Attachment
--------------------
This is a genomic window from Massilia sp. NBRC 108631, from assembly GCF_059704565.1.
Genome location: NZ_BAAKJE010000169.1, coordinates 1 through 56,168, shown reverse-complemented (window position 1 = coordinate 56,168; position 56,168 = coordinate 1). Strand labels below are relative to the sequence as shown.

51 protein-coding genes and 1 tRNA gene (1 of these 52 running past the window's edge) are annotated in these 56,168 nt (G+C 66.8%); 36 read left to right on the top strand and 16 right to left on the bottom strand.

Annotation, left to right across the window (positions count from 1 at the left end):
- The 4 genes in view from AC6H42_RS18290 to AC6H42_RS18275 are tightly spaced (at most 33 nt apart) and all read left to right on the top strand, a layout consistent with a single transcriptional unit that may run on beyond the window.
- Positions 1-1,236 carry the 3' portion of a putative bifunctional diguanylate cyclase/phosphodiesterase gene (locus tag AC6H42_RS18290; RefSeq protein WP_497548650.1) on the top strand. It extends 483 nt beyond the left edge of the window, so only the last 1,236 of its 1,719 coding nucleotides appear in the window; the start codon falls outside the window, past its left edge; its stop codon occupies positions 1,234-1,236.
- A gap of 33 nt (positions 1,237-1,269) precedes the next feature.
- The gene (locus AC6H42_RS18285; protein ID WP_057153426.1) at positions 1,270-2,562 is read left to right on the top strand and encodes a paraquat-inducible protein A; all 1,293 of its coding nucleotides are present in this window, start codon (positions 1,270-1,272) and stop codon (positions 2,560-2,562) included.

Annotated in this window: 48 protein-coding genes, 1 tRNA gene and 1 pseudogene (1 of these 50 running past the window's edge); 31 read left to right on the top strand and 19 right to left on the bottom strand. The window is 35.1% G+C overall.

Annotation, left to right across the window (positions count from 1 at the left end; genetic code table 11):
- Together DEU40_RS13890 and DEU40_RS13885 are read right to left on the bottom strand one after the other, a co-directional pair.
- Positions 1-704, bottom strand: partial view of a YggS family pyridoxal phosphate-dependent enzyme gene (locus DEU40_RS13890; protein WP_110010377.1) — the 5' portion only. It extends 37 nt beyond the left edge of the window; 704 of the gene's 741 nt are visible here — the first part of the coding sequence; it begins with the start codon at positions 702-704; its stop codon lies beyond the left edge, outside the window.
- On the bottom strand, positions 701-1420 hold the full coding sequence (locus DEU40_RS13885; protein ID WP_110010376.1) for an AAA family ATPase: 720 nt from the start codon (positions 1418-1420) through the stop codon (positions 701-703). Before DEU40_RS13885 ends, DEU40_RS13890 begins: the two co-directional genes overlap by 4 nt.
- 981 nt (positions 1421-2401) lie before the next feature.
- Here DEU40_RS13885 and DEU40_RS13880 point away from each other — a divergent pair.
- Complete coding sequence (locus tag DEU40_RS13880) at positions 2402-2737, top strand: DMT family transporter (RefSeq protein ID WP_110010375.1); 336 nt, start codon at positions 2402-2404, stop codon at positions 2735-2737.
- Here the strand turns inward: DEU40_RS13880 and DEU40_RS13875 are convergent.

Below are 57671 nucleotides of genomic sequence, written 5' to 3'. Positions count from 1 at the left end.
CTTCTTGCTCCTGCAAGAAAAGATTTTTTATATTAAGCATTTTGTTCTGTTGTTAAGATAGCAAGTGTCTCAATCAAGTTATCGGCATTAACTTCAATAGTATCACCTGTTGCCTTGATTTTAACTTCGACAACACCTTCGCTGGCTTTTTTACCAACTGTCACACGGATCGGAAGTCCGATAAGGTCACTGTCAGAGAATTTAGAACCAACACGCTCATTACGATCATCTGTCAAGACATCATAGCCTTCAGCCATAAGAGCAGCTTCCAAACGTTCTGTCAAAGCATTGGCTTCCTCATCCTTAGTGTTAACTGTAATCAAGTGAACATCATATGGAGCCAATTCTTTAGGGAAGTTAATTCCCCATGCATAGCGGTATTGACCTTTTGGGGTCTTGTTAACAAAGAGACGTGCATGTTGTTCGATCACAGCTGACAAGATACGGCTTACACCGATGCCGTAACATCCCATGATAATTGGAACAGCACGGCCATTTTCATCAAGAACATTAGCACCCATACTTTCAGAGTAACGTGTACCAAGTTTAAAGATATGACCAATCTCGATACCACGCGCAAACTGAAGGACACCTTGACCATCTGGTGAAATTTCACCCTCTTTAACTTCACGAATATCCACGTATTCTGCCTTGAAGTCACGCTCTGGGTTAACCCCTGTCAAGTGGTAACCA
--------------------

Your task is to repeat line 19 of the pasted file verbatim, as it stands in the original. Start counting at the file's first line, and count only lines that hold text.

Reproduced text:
CTTCTTGCTCCTGCAAGAAAAGATTTTTTATATTAAGCATTTTGTTCTGTTGTTAAGATAGCAAGTGTCTCAATCAAGTTATCGGCATTAACTTCAATAGTATCACCTGTTGCCTTGATTTTAACTTCGACAACACCTTCGCTGGCTTTTTTACCAACTGTCACACGGATCGGAAGTCCGATAAGGTCACTGTCAGAGAATTTAGAACCAACACGCTCATTACGATCATCTGTCAAGACATCATAGCCTTCAGCCATAAGAGCAGCTTCCAAACGTTCTGTCAAAGCATTGGCTTCCTCATCCTTAGTGTTAACTGTAATCAAGTGAACATCATATGGAGCCAATTCTTTAGGGAAGTTAATTCCCCATGCATAGCGGTATTGACCTTTTGGGGTCTTGTTAACAAAGAGACGTGCATGTTGTTCGATCACAGCTGACAAGATACGGCTTACACCGATGCCGTAACATCCCATGATAATTGGAACAGCACGGCCATTTTCATCAAGAACATTAGCACCCATACTTTCAGAGTAACGTGTACCAAGTTTAAAGATATGACCAATCTCGATACCACGCGCAAACTGAAGGACACCTTGACCATCTGGTGAAATTTCACCCTCTTTAACTTCACGAATATCCACGTATTCTGCCTTGAAGTCACGCTCTGGGTTAACCCCTGTCAAGTGGTAACCA